February 2013

Between Two Brothers

How do two boys raised in the same house grow up to be such different men?

Life’s been very good to Brooklyn Raines: he lives in Los Angeles with his beautiful girlfriend, works his dream job for a major magazine, and doesn’t have a care in the world. His older brother Derrick, on the other hand, has had to struggle with his small-town Florida life, where he has turned to selling drugs to support his live-in girlfriend and infant son. But everything breaks down when their parents die suddenly, and then Derrick’s life of crime finally catches up to him, resulting in his being sent to prison. Now Brooklyn must leave his life in L.A. and return home to pick up the shattered pieces of his family, starting with Derrick’s young son, Dimitri.

Between Two Brothers is the story of an incredibly close fraternal bond that is eventually destroyed by poor choices and unfortunate circumstances. Will sacrifice and hard work enable them to get back what they’ve lost? Or is it really true that you can never go home again?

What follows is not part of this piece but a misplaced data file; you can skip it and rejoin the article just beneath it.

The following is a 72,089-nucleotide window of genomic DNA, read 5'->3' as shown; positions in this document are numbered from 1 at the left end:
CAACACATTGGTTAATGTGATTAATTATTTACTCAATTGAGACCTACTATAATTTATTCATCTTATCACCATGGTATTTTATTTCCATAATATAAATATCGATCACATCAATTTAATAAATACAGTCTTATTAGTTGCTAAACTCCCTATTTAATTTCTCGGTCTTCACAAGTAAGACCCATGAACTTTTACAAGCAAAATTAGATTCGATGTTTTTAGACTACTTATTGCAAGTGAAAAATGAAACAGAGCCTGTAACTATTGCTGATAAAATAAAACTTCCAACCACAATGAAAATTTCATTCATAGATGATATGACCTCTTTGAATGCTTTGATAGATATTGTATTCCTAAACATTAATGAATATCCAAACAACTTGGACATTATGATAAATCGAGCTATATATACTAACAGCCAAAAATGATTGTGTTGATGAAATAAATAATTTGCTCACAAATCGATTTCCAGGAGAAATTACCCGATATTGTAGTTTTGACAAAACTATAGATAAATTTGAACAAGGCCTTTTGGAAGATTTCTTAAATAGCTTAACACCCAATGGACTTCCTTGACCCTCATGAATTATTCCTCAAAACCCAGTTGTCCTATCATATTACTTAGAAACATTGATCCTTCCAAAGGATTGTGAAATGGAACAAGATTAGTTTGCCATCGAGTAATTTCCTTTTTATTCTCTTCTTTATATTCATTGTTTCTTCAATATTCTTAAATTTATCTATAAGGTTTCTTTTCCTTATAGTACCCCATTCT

Tags: Coming of Age, Young Adult, POC, African American, Literary, The South

 
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Sample Chapter

Chapter Two: The Playground

“Leave him alone!” young Brooklyn shouted, his voice cutting across the entire field. The ring of fourth graders stood still, silenced by that act that falls between stupidity and bravery.

“What did you say?” Karl asked. Karl was in his second year of fourth grade, and was taller and older than most of his contemporaries. Mere moments before, Karl had been administering a beat-down for the record books. His diminutive sidekick, Arturo, stood by him as always. The two boys had chosen that day to take out their frustration and boredom (which, they felt, they could not otherwise express) on James, a boy whose shyness was often mistaken for arrogance and snobbery. Karl and Arturo had circled him in, starting the session off with a classic maneuver: Karl pushed James backward over Arturo’s outstretched leg. The instant James hit the ground, a crowd of nine-year-olds began to form. James scrambled to his feet and tried to run, but Arturo pushed him back towards Karl, who socked him in the gut. When he doubled over, Karl punched him in the face, sending him crashing back down to the ground. On his back, James’ flailing arms did nothing to protect him from the blows that Karl landed again and again, to the face, to the stomach, the upper arms, the chin.